My Strategy for Ecological Survival

Thought police 3

The most remarkable fact about the ecological crisis is that, even at this perilously late hour, no-one has devised a strategy to seriously address it. On second thought, the situation is far worse than that. With our ecological survival at stake, no-one has even come to grips with the basic realities that would allow such a strategy to be formulated. This is truly humankind’s darkest hour: we are facing an existential threat, we are equipped with powerful brains and impressive knowledge, but we have no clue how to proceed. What the hell is going on? Continue reading

“The Truth Doesn’t Matter”

Truth Doesn't Matter

Celia Farber is an independent American journalist who has written some ground-breaking articles on HIV/AIDS. After she was attacked in scurrilous fashion for her incisive reporting, she said in disgust that, “… what’s really scary and alarming and dangerous about our culture right now … is that it’s a culture of PR. It’s a public relations phenomenon. The truth doesn’t matter. What matters is the image.” Continue reading

The “Decoupling” Travesty

crazy homer

The economic growth fanatics have reached a new low in rationality and integrity. Recently the International Energy Agency (IEA) announced that, despite 3% global economic growth, CO2 emissions from energy sources increased only slightly for the second straight year. The fanatics immediately told us what this meant: energy use has been decoupled from economic growth, so the latter can continue indefinitely. Continue reading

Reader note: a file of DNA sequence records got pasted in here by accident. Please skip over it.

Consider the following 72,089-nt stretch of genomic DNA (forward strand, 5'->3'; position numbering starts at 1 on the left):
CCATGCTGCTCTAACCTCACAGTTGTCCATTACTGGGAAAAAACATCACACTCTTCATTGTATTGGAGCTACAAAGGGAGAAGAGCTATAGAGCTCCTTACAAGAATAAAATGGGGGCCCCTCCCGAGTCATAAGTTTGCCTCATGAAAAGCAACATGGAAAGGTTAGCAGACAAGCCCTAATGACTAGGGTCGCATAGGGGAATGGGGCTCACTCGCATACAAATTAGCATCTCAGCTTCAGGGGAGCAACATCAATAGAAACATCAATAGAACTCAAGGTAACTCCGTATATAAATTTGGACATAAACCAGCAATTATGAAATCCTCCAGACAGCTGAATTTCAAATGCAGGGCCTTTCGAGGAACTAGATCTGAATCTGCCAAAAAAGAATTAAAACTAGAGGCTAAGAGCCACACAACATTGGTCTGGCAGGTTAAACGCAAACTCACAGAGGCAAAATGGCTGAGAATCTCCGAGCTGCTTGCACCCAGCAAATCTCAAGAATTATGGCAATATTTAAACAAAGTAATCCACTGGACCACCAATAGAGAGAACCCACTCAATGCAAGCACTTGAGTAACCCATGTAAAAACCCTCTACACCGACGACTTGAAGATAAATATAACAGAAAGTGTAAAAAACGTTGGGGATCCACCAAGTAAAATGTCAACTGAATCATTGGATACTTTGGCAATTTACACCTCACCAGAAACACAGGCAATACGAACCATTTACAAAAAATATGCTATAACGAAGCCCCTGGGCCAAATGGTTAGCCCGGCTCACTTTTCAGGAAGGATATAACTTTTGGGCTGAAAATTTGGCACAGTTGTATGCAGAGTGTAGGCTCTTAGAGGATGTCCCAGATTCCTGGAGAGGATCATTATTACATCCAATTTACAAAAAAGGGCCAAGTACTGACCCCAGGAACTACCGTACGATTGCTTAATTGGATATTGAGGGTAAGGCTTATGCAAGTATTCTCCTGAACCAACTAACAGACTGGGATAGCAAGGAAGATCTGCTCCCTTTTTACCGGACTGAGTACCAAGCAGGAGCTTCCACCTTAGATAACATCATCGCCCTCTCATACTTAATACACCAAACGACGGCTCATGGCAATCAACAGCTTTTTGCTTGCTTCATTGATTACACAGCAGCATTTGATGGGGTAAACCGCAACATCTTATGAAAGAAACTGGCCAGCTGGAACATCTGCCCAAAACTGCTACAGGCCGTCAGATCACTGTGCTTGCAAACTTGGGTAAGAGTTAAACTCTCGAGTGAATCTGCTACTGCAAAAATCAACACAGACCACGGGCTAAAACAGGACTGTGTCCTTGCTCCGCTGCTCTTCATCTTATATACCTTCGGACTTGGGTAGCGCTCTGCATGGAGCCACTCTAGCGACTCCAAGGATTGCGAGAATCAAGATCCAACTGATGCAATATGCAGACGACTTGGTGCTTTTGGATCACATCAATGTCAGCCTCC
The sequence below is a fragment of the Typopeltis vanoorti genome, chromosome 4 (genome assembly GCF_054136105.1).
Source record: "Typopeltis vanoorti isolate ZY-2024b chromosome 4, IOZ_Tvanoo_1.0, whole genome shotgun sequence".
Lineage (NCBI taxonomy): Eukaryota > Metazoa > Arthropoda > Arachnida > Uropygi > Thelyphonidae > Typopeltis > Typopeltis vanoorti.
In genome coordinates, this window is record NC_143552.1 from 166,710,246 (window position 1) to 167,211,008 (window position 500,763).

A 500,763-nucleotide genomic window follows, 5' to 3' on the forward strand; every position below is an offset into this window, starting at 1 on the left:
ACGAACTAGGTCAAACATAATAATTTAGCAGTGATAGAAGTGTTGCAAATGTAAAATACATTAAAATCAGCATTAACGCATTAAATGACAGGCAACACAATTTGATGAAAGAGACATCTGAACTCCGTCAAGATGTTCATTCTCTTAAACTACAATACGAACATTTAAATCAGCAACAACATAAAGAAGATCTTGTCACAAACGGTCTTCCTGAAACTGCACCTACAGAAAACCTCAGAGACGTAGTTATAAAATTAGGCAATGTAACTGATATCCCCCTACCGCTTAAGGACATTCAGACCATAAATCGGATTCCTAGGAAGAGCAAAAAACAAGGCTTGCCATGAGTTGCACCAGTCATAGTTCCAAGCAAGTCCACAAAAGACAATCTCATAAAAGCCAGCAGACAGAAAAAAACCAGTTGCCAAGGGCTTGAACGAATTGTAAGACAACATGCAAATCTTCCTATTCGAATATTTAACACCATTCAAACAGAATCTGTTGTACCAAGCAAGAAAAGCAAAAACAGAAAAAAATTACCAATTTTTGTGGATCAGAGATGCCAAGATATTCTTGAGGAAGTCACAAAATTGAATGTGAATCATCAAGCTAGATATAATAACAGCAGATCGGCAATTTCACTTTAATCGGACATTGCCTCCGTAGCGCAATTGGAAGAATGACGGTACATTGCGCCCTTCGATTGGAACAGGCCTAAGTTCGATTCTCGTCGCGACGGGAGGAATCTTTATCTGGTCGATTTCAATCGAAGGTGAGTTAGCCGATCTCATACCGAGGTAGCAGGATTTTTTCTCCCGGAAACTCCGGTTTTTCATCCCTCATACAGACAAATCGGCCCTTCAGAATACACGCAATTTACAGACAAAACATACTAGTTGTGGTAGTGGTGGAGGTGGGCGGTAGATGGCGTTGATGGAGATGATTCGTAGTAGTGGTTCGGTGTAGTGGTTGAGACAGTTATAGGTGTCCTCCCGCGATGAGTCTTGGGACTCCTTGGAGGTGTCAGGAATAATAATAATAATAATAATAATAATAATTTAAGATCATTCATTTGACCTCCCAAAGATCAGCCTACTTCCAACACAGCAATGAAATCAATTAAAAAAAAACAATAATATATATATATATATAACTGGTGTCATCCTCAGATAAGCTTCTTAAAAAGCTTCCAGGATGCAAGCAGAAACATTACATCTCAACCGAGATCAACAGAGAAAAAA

Book Review: Climate Change, Capitalism, and Corporations

Book cover - Climate Change, Capitalism, and Corporations

Climate Change, Capitalism, and Corporations: Processes of Creative Self-Destruction.
Christopher Wright and Daniel Nyberg (2015).

Christopher Wright and Daniel Nyberg are business-oriented academics associated with the University of Sydney. Starting in 2008 they interviewed 70 employees at 25 Australian corporations to determine the corporate response to climate change. Continue reading

The Essence of Life

Paramecium

What is life? This question that has been posed numerous times since Charles Darwin admitted his puzzlement in The Origin of Species (1859). Amazingly, the intervening years have brought scientists no closer to a convincing answer. This is despite the fact that biology has made huge strides in understanding life processes to the molecular level. Continue reading

The Youth Ecological Revolt

Youth Out of the Classroom

This is the last in a series of three posts that explore the plight of the young with respect to the ecological crisis. In my first post I characterized the crisis as overshoot, which refers to the concurrent violation of multiple environmental impact limits. I said that the rational response is rapid impact reduction, which entails the drastic curtailment of economic activities and sharp increases in ecological efficiencies. Continue reading

The Economics of Food Waste

Food Waste Dumping

The Economics of Needs and Limits (ENL) is an analytical framework that is intended to guide a contractionary, post-capitalist economy. It is based on the ethical principle that all human beings, present and future, are of high and equal worth. This implies that an economy must maximize well-being and equity while preserving the environment for future generations. This post is the first in a series that describes how ENL applies in specific situations. Continue reading